The demo-optimism that swept across the African continent as from the 1990s in democracy’s third wave has waned over time. Hopes for peaceful and frequent transition through multi-party politics and elections have been dashed by authoritarian leaders consolidating power through neo-patrimonial systems of politics in which democracy has become a mere façade and longevity in power sustained through state terrorism the norm.
However, there is a growing trend of protests against long-stay autocrats as seen in Tunisia, Egypt and Libya in 2011, in Burkina Faso in 2014 and in April 2019 in Algeria and Sudan all buttressed by demands for these autocrats to “go!” These dynamics have had varying outcomes, with some of countries sliding back to dictatorship (Egypt) or suffering a protracted civil war and State collapse (Libya), others witnessing some democratic advancements (Burkina Faso) and others transitioning to free liberal democracies (Tunisia).
However, the important element for our purpose is that these protests signal renewed demands for democracy, notably term limits, free, fair and transparent elections and a general rejection of dictatorial rule. Therefore, the absence of similar movements in other African States yoked by despots does not mean the populations in those countries don’t want change. There are historical and structural reasons retarding such movements in these States. Where they have taken place, popular movements against dictators must be considered as a wider aspiration of all African peoples trapped under despots to see transition to democracy.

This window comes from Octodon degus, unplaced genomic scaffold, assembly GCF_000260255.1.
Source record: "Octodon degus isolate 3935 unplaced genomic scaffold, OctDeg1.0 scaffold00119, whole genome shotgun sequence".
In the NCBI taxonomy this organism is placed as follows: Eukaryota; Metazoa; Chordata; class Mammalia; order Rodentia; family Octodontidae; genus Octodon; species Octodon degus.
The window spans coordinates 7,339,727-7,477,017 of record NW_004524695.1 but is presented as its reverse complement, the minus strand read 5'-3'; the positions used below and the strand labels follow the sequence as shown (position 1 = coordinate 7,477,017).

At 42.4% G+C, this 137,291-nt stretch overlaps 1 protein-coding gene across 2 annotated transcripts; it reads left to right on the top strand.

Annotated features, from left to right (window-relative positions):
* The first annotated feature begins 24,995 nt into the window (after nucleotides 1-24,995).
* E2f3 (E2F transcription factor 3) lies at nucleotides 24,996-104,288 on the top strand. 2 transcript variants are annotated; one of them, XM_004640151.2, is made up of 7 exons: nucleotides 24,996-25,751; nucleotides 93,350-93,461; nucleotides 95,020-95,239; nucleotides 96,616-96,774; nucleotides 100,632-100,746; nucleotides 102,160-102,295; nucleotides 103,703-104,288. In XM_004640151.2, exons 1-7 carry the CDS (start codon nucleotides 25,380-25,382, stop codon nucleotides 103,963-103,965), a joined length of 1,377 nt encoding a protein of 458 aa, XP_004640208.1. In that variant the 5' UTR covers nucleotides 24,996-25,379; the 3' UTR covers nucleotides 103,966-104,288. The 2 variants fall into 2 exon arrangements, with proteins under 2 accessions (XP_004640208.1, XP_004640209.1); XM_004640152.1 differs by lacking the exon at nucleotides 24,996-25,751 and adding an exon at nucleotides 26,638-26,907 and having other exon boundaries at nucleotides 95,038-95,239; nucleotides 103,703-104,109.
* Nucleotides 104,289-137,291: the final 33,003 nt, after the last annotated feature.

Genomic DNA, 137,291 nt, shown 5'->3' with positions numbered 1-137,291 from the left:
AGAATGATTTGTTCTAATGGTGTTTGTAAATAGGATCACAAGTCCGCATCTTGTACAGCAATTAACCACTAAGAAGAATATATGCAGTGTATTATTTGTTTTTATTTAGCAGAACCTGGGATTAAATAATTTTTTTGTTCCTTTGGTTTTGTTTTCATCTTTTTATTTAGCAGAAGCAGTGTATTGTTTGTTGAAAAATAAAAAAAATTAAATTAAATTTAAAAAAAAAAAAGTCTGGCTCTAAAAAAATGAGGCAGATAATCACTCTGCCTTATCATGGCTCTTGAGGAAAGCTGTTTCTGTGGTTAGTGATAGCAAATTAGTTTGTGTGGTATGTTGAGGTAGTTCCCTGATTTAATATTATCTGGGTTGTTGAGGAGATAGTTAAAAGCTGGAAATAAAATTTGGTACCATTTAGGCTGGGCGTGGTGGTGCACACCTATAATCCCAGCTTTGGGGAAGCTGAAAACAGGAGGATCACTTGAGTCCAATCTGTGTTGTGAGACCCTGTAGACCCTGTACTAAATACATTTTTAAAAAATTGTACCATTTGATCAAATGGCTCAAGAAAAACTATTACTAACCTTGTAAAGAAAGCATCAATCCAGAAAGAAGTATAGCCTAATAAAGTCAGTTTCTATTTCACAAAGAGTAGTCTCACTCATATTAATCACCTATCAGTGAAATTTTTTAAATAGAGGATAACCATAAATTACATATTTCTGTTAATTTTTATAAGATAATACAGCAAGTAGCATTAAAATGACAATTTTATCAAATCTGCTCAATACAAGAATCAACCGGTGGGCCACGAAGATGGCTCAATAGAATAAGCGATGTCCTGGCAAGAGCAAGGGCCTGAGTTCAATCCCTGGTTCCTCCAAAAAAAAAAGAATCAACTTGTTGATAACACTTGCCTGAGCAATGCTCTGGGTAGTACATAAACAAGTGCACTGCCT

The problem is then how to ensure that these aspirations are met. While western economic conditionality contributed to (re)democratisation in Africa in the 1990s the agenda driven nature of the West’s relations with Africa and the risk of renewed Cold War behaviour in Africa with the emergence of China and the return of Russian imperialism lead me to argue against external conditionality and suggest a joint leadership of free African States.
Risks associated with exogenous leverage for transition to democracy in Africa
Africa has historically been the battle field of imperialist agendas for world domination. In the middle of the 20th century, the Second World War brought Europe to the brink of collapse. Its devastating consequences led to the decision by the United States, Britain and other major powers to end colonisation. France, from the era of de Gaulle, has, however, demonstrated its disapproval of African peoples benefiting from this world freedom agenda.
Whatever the case, the decolonisation agenda led to independence for Asian and African colonies in the second wave of democratisation in which democracy also took roots in Germany, Italy and Japan and in most of Latin America. However, the Second World War was also followed by the Cold War (1947-1991), a struggle for international hegemony between the United States and the Union of Soviet Socialist Republics (USSR). This situation contributed to democratic reversals in Africa with many African States abandoning democracy for One-Party dictatorships that came to be riddled with socio-political instability and underdevelopment.